The LiDAR data confirm that Caracol was a low-density agricultural city encompassing some 70 square miles. Our previous on-the-ground work had documented multiple causeways, but the LiDAR images revealed 11 new ones and 5 new causeway termini (concentrations of buildings at the ends of roads), revealing the site's entire communication and transportation infrastructure at its height during the Late Classic Period (A.D. 550-900). Equally important, the LiDAR images clearly show unmodified hills and valleys at the edges of the surveyed area, indicating the limits of the site and providing hints about why the Maya of Caracol settled where they did and how the city expanded over time.

The study clearly confirms our earlier population estimates for Caracol, and also documents the extent to which the people of the city modified the land to feed themselves. We were particularly impressed with LiDAR's ability to reveal Caracol's agricultural terraces. We had documented these structures in on-the-ground surveys, but it was near-impossible to imagine the extent of the modified landscape. The remote-sensing data show that almost all of the Caracol landscape had been altered; soil- and water-conserving terraces cover entire valleys and hills, making it clear that agricultural production and sustainability were critical to the ancient Maya. Airborne LiDAR is clearly the tool that Maya archaeologists have been waiting for.

LiDAR results dwarf what was possible before, even through long-term archaeological projects, such as those at Tikal in Guatemala and Calakmul in Mexico, but the technology has drawbacks. It may not record the remains of completely perishable structures, which may leave only a few lines of stone, though our results suggest it can distinguish features less than a foot high. On-the-ground confirmation, traditional mapping, and excavation are still necessary to add information about how buildings were used, details, and dating. But because LiDAR covers large areas so efficiently, it could ultimately replace traditional mapping in tropical rainforests, and drive new archaeological research by revealing unusual settlement patterns and identifying new locales for on-the-ground work. At Caracol, for example, we found previously unknown clusters of complex architecture that are not directly tied to the Late Classic causeway system. Possibly areas of craft or pottery production or the remains of earlier settlements, these are prime targets for future archaeological investigation.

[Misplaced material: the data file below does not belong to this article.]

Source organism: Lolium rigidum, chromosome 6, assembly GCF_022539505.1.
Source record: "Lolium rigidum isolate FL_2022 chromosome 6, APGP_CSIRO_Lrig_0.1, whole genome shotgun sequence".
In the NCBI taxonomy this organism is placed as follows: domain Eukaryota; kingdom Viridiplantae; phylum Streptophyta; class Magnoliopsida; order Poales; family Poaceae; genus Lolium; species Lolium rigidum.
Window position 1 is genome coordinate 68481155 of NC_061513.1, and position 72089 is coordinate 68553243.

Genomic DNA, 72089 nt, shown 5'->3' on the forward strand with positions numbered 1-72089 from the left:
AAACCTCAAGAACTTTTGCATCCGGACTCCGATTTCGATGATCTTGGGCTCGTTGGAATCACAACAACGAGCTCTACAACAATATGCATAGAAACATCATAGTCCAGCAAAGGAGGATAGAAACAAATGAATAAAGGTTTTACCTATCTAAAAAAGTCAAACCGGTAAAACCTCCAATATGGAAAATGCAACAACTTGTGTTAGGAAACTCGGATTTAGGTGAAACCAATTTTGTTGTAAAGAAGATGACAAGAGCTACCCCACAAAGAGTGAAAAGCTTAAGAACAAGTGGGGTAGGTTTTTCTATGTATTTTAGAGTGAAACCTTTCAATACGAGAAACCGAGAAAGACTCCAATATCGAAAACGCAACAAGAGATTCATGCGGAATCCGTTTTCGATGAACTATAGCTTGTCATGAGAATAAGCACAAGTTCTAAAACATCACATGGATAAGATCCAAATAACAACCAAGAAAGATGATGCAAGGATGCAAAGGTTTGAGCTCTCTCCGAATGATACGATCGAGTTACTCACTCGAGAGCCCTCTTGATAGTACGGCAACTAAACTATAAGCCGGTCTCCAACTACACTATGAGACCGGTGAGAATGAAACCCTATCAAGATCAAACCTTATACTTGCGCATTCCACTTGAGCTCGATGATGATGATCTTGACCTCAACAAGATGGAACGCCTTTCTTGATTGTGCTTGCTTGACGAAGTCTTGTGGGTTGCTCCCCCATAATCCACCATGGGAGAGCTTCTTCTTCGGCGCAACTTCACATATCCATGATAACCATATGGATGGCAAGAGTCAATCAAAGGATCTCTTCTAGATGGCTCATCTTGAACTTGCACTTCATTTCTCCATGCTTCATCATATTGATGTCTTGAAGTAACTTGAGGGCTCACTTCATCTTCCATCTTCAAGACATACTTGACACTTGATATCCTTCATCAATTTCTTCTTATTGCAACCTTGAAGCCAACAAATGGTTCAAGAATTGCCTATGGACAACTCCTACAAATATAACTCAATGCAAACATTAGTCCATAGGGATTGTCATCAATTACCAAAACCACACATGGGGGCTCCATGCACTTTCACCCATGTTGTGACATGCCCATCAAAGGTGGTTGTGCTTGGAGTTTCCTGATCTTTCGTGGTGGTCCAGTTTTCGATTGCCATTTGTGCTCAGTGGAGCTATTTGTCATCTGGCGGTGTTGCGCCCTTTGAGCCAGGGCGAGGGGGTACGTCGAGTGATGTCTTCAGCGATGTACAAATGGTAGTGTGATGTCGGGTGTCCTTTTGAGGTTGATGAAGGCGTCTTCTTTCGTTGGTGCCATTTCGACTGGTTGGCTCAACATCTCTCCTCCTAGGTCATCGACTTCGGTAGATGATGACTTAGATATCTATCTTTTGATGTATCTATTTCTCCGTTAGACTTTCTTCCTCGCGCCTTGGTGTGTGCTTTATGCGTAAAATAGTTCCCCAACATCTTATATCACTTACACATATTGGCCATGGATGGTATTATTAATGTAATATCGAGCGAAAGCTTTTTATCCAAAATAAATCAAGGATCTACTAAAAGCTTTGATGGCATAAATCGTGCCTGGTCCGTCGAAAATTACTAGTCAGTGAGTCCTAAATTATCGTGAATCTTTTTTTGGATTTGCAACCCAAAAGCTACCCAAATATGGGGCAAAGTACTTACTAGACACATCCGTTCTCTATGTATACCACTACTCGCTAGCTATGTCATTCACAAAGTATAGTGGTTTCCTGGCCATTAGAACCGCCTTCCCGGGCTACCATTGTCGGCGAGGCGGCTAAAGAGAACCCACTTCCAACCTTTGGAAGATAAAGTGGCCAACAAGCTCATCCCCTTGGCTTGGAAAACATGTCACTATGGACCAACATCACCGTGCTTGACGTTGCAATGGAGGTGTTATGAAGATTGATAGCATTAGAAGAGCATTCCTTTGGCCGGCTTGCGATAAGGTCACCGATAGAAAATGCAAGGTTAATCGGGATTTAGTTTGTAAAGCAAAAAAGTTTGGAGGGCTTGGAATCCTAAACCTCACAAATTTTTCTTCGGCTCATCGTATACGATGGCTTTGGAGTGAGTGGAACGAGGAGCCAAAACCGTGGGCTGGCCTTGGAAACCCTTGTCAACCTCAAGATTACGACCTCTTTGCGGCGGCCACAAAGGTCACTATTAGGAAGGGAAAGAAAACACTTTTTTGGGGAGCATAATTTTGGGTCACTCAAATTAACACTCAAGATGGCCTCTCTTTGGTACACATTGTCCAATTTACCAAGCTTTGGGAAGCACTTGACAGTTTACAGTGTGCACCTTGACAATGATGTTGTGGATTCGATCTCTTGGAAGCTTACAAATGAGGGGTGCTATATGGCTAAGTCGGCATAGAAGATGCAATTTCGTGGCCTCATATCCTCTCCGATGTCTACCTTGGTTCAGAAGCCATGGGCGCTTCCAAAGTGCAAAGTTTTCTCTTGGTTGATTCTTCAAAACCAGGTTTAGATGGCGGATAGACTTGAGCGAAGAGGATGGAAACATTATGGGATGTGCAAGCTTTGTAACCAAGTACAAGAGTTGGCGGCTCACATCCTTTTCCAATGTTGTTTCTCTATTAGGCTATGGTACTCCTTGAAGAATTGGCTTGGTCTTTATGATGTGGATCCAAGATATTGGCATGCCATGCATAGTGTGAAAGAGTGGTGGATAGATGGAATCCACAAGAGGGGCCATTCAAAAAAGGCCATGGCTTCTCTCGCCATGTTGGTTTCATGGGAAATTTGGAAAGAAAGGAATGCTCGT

Understanding the scale of a modified Maya landscape will also help us compare the Maya with other ancient civilizations more effectively. Remote-sensing techniques used in the Amazon Basin and Southeast Asia have revolutionized our thinking about ancient cultures there. Satellite imaging, combined with on-the-ground GPS mapping, for example, demonstrated that complex and populous societies occupied the Amazonian rainforest before European contact. And at Angkor in Cambodia, remote sensing helped delineate a metropolitan area that covers nearly 400 square miles and led to new interpretations of the site's complex water systems and eventual abandonment. At Caracol, we see a large, low-density, agricultural city that thrived in a tropical environment. But where the people of Angkor made extensive and difficult-to-maintain hydrological changes to grow enough food to feed themselves, Caracol's inhabitants focused on the intensive creation of sustainable terraced fields. These terraces not only controlled water flow during the rainy season, which reduced erosion, but also retained water longer. Using the terraces, the ancient Maya could produce multiple harvests of maize, beans, squash, and other crops in a single year, and nutrients could be replenished by fertilizing the earth with night soil and compost. Combined with the appropriate spacing of settlements and reservoirs, the recycling of garbage, and a causeway system to communicate and distribute resources, the agricultural terrace system was designed to work with its environment—and support the daily needs of more than 100,000 city dwellers.

For too long, Maya archaeologists have been blinded by the jungle, able only to sample once-wondrous cities and speculate about vanished people. The airborne LiDAR data will help us finally dispel preconceived notions about ancient tropical civilizations—that they were limited in size and sophistication—by letting us peer through the trees. In a broader sense, we will even be able to connect sites with one another and detect political boundaries to reconstruct ancient tropical polities in full. Imagine being able to see and map the entire Maya world—its fields and pyramids, its houses and trade routes, its interactions and conflicts. But that is in the future. For now, it is enough to be able to see the entire urban landscape of one ancient Maya city, and know that palm fronds and tangled forest will no longer obscure our view of the past.

Arlen and Diane Chase are anthropologists, and John Weishampel a biologist, at the University of Central Florida.